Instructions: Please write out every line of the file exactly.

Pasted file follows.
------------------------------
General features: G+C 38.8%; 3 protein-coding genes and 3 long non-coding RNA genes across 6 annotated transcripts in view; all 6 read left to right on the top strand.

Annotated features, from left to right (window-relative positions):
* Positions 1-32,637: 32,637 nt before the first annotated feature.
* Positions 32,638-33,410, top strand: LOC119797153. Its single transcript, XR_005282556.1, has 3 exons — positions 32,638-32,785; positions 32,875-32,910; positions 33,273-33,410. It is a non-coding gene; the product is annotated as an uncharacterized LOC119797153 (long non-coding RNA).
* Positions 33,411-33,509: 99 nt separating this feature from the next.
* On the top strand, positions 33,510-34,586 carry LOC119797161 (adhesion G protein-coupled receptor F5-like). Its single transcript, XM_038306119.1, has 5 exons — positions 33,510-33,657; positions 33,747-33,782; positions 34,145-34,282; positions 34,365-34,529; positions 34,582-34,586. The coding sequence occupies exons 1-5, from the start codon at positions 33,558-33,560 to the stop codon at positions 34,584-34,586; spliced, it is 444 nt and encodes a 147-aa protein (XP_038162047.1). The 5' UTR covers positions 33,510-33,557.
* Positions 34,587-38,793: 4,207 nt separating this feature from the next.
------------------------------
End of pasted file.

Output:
General features: G+C 38.8%; 3 protein-coding genes and 3 long non-coding RNA genes across 6 annotated transcripts in view; all 6 read left to right on the top strand.

Annotated features, from left to right (window-relative positions):
* Positions 1-32,637: 32,637 nt before the first annotated feature.
* Positions 32,638-33,410, top strand: LOC119797153. Its single transcript, XR_005282556.1, has 3 exons — positions 32,638-32,785; positions 32,875-32,910; positions 33,273-33,410. It is a non-coding gene; the product is annotated as an uncharacterized LOC119797153 (long non-coding RNA).
* Positions 33,411-33,509: 99 nt separating this feature from the next.
* On the top strand, positions 33,510-34,586 carry LOC119797161 (adhesion G protein-coupled receptor F5-like). Its single transcript, XM_038306119.1, has 5 exons — positions 33,510-33,657; positions 33,747-33,782; positions 34,145-34,282; positions 34,365-34,529; positions 34,582-34,586. The coding sequence occupies exons 1-5, from the start codon at positions 33,558-33,560 to the stop codon at positions 34,584-34,586; spliced, it is 444 nt and encodes a 147-aa protein (XP_038162047.1). The 5' UTR covers positions 33,510-33,557.
* Positions 34,587-38,793: 4,207 nt separating this feature from the next.